For decades, scientists have debated exactly why humans and other animals evolved to sleep on a regular basis. Now, new research suggests at least one explanation rests with reproductive success, or organisms’ ability to carry on their family trees.
The study, which was published in the scientific journal PLOS ONE, used mathematical models to compare sleep and non-sleep behaviors among diverse organisms. The research identified a link between sleep and stronger family trees. It suggests organisms that regularly sleep enjoy a higher likelihood of strong reproductive function.
The researchers speculate that adaptive sleep behaviors may help sustain population growth even in the face of unstable birth and mortality rates. Furthermore, these findings may offer new insights into why humans evolved to sleep.
Theories Of Sleep
Scientists are still working to determine exactly why humans need to sleep on a regular basis. So far, several theories may offer key insights. Some of the theories with the most credibility include:
- The Inactivity Theory (aka the “adaptive” or “evolutionary” theory), which posits that humans evolved to be inactive at night in order to limit their exposure to predators or unsafe environments
- The Restorative Theory, which points out that our bodies use periods of sleep to repair muscles, tissues, and so on and to complete various hormonal and neurological cycles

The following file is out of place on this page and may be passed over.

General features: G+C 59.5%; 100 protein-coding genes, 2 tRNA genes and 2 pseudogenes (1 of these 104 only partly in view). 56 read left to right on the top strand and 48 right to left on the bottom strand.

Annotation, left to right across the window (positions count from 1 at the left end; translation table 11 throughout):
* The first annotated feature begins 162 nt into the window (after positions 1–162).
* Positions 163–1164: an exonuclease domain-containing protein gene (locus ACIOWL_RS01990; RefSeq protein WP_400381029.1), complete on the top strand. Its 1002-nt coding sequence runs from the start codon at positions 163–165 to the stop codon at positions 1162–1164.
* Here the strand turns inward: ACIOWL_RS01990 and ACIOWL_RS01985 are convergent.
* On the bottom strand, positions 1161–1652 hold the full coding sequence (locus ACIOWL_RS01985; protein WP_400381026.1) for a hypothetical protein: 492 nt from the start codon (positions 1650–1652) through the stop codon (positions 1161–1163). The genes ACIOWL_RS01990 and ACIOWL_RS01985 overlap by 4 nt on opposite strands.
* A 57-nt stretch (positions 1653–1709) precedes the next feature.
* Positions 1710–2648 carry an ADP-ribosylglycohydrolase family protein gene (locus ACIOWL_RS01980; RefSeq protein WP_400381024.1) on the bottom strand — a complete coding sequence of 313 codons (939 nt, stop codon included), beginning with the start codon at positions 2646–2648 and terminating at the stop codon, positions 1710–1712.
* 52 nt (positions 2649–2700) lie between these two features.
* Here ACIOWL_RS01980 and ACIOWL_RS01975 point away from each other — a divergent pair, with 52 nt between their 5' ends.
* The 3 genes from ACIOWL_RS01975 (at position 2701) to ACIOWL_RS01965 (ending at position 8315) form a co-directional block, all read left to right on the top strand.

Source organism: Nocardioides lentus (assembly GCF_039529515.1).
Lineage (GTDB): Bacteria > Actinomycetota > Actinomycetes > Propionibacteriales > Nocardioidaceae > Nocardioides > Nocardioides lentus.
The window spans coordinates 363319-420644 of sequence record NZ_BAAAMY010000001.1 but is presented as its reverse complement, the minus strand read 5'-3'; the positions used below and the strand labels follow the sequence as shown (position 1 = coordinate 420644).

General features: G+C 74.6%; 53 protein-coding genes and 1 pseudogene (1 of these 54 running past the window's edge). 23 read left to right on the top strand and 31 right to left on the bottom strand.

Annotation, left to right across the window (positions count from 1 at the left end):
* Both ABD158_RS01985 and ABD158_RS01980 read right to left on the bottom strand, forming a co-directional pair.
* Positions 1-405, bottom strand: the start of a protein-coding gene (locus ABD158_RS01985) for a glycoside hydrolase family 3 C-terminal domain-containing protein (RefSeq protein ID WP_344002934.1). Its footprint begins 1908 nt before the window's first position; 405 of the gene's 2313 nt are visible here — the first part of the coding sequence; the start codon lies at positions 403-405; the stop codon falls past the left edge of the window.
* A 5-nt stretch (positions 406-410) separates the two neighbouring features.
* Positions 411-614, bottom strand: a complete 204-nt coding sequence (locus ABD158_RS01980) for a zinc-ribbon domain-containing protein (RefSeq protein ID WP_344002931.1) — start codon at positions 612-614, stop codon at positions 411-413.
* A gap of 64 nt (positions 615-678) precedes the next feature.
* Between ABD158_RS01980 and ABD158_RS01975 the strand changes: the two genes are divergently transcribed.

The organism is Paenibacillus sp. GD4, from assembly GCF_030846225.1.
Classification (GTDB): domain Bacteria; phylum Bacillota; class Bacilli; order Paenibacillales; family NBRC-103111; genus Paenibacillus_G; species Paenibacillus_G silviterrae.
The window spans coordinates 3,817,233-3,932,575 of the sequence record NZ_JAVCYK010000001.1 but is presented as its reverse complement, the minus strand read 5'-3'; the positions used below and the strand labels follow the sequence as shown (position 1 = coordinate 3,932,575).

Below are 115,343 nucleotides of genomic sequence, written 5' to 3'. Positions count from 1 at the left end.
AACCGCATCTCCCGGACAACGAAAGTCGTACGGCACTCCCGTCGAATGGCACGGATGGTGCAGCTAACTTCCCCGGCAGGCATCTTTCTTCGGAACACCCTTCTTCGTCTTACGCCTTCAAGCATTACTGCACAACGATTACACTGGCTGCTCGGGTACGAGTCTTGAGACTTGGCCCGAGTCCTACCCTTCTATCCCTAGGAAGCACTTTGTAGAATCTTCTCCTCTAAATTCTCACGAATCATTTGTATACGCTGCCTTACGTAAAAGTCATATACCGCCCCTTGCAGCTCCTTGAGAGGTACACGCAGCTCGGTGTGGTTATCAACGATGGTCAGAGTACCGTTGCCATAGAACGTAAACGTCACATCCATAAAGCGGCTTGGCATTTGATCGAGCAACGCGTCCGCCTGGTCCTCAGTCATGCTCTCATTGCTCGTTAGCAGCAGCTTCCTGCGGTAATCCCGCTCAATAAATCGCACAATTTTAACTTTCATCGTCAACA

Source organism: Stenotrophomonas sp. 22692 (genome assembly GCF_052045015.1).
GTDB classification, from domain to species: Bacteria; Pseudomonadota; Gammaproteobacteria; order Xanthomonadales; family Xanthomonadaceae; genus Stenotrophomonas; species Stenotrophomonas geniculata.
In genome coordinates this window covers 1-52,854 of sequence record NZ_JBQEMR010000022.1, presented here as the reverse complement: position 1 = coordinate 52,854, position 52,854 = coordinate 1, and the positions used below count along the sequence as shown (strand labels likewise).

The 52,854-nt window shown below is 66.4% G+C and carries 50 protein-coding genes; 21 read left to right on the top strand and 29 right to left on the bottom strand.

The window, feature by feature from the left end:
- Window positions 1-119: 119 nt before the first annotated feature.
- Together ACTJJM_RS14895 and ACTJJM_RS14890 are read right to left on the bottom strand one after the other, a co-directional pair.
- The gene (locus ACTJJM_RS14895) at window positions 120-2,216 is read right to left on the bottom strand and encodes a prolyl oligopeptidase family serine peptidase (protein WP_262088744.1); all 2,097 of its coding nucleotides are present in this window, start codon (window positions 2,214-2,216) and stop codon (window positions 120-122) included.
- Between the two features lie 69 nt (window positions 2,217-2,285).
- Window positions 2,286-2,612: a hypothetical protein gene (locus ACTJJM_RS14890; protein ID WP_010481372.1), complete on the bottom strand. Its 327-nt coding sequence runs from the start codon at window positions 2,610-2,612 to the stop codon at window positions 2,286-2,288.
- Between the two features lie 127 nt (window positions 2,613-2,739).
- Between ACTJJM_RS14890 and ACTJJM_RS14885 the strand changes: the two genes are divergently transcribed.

- The Energy Conservation Theory, which suggests that humans evolved to sleep every day in order to conserve energy so they didn’t need to constantly seek out food
- The Brain Plasticity Theory, which posits that sleep is essential for cognitive development and for sustaining healthy cognitive function
The new study suggests that the drive for “reproductive fitness” may offer up another piece of the puzzle.
Mathematical Approaches For Explaining Sleep
The University of Oxford researchers used mathematical models to identify the relationship between sleep, population growth rate, and reproductive “fitness”—or the number of children, grandchildren, and great-grandchildren in a given family tree. Their mathematical formulas compared the reproductive success of sleeping or not sleeping in a variety of conditions, such as vulnerable versus safe environments or changing birth and mortality rates within a given population.
The findings suggest that sleeping (or periods of inactivity) always led to greater reproductive success compared to not sleeping (or being constantly active). The only situation in which this did not hold true was a theoretical model in which birth and mortality rates remained constant.
Given that this constancy doesn’t exist in real life, the researchers concluded that sleep has an adaptive function that increases the odds of reproductive success in the face of unstable conditions. In the discussion of their findings, the researchers wrote, “There is always a sleep strategy that trumps staying awake indefinitely.”
The researchers intend to build on this new understanding of the evolutionary value of sleep by exploring the environmental and demographic conditions that distinguish productive sleep patterns from less productive ones.
For now, this study provides another piece of the puzzle as scientists work to understand why humans sleep. The researchers don’t believe their theory trumps the others already under consideration—rather, they suggest that reproductive fitness may be one of many factors that evolved humans’ relationship to sleep.
[Editor’s Note: The information provided should not be considered a substitute for professional advice. Please consult a sleep doctor or other medical expert if a person has questions about his or her personal health.]
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